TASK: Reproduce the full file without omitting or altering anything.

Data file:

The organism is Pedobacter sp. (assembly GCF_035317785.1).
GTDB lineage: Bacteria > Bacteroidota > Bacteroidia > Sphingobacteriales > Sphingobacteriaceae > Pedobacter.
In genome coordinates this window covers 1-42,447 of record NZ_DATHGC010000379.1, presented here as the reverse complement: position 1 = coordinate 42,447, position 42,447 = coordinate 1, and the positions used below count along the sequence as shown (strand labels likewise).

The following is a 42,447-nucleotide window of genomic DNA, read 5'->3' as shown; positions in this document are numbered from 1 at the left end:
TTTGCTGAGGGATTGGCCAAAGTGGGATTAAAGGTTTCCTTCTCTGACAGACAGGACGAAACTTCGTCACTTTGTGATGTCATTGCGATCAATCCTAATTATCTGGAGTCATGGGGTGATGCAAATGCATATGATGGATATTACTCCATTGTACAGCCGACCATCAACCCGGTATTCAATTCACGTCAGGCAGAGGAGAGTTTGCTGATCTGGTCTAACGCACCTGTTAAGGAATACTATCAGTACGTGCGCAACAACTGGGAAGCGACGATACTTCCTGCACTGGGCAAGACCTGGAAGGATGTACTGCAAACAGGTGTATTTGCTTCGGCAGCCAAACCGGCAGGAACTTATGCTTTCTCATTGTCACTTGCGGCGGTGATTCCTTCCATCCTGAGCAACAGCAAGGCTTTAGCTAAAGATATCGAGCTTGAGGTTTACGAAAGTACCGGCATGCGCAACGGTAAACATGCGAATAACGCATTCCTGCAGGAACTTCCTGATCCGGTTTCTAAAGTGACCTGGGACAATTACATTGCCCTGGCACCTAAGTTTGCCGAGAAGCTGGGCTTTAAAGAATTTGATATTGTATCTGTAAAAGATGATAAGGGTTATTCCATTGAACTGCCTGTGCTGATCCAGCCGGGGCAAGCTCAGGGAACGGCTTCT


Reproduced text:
The organism is Pedobacter sp. (assembly GCF_035317785.1).
GTDB lineage: Bacteria > Bacteroidota > Bacteroidia > Sphingobacteriales > Sphingobacteriaceae > Pedobacter.
In genome coordinates this window covers 1-42,447 of record NZ_DATHGC010000379.1, presented here as the reverse complement: position 1 = coordinate 42,447, position 42,447 = coordinate 1, and the positions used below count along the sequence as shown (strand labels likewise).

The following is a 42,447-nucleotide window of genomic DNA, read 5'->3' as shown; positions in this document are numbered from 1 at the left end:
TTTGCTGAGGGATTGGCCAAAGTGGGATTAAAGGTTTCCTTCTCTGACAGACAGGACGAAACTTCGTCACTTTGTGATGTCATTGCGATCAATCCTAATTATCTGGAGTCATGGGGTGATGCAAATGCATATGATGGATATTACTCCATTGTACAGCCGACCATCAACCCGGTATTCAATTCACGTCAGGCAGAGGAGAGTTTGCTGATCTGGTCTAACGCACCTGTTAAGGAATACTATCAGTACGTGCGCAACAACTGGGAAGCGACGATACTTCCTGCACTGGGCAAGACCTGGAAGGATGTACTGCAAACAGGTGTATTTGCTTCGGCAGCCAAACCGGCAGGAACTTATGCTTTCTCATTGTCACTTGCGGCGGTGATTCCTTCCATCCTGAGCAACAGCAAGGCTTTAGCTAAAGATATCGAGCTTGAGGTTTACGAAAGTACCGGCATGCGCAACGGTAAACATGCGAATAACGCATTCCTGCAGGAACTTCCTGATCCGGTTTCTAAAGTGACCTGGGACAATTACATTGCCCTGGCACCTAAGTTTGCCGAGAAGCTGGGCTTTAAAGAATTTGATATTGTATCTGTAAAAGATGATAAGGGTTATTCCATTGAACTGCCTGTGCTGATCCAGCCGGGGCAAGCTCAGGGAACGGCTTCT